A Clinical Case Study: Using Yoga to Improve Functional Communication in an Adolescent with Autism Spectrum Disorder

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CONFERENCE: Academic Festival

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Nevola, Emily
Autism spectrum disorder; Self-stimulatory behaviors; Yoga
article description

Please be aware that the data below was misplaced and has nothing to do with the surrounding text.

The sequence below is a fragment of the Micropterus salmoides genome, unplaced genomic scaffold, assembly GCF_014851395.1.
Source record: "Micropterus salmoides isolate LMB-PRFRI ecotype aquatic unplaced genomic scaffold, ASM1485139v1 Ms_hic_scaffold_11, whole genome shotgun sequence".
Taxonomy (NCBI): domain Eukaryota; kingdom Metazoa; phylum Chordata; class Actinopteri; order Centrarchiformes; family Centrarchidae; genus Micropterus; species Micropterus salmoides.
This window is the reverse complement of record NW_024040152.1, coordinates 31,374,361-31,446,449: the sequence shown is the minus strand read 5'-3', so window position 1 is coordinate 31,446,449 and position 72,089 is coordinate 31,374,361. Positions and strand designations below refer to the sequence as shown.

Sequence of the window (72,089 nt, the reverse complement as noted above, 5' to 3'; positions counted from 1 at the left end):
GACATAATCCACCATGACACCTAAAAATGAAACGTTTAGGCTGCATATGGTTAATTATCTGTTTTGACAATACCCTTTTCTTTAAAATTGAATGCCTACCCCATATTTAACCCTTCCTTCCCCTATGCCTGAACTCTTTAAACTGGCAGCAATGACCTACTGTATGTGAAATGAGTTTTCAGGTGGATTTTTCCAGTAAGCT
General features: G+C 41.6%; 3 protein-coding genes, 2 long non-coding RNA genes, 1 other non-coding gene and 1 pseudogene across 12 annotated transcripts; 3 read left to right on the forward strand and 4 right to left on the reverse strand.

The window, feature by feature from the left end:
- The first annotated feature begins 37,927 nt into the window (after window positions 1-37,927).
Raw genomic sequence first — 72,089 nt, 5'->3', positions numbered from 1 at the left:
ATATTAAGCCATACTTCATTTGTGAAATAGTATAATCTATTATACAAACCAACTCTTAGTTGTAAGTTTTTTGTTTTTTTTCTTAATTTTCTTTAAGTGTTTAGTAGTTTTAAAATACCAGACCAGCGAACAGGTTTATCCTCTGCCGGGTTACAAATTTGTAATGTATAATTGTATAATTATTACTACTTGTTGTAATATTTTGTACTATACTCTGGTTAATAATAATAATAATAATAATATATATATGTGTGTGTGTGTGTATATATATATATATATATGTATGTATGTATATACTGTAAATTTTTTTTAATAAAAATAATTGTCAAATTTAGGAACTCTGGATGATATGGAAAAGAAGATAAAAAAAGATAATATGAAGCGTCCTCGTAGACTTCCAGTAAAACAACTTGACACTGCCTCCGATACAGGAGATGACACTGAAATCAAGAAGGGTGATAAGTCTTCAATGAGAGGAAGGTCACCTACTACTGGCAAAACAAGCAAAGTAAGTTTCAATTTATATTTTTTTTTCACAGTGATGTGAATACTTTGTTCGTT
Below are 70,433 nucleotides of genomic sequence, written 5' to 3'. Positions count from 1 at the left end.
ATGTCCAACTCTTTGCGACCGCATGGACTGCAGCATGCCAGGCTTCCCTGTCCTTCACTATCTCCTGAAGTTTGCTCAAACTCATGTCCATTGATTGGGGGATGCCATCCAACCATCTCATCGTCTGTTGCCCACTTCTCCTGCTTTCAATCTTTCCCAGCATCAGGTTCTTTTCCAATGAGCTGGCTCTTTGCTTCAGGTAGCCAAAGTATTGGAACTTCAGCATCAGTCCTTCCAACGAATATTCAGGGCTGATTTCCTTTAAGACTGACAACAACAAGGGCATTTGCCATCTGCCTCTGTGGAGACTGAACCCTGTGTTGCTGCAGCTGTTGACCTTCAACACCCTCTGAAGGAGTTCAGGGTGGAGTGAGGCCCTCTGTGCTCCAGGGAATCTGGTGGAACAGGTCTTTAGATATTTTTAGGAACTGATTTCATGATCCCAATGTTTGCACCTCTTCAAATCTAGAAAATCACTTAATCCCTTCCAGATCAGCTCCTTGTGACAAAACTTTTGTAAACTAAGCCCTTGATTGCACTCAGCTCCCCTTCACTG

Autism Spectrum Disorder (ASD) is a complex developmental disorder that impacts social interactions, verbal and nonverbal communication and includes repetitive/stereotypical behaviors.1 Approximately one in sixty-eight American children are diagnosed with ASD.1 Stereotypical behaviors associated with Autism are categorized as self-stimulatory behaviors (object taping, gazing at lights, scratching, neologisms, etc.). Therapy program goals for children with ASD include minimizing self-stimulatory behaviors and maximizing time spent on task. The participant of this case study was a 17 year old, non-hispanic black male that presented with ASD at Cooperative Educational Services, a school for individuals with intellectual and developmental disabilities. He exhibited various self-stimulatory behaviors, including body rocking, hand flapping, and repetitive non-purposeful vocalization and echolalia. Using the Yogi-Breaks Yoga Curriculum, the goal was to track and maximize the time spent on task during the yoga program. The sessions occurred one to two times a week for 30 minutes at a time, in a calm and quiet space, for a total of six sessions. The participant was able to increase the time spent on task and engage in yoga throughout the six sessions. In all six yoga sessions, time-on-task was recorded at 80% or higher. It was shown that yoga can be used as a positive therapeutic modality in decreasing the self-stimulatory behaviors associated with Autism Spectrum Disorder in this participant.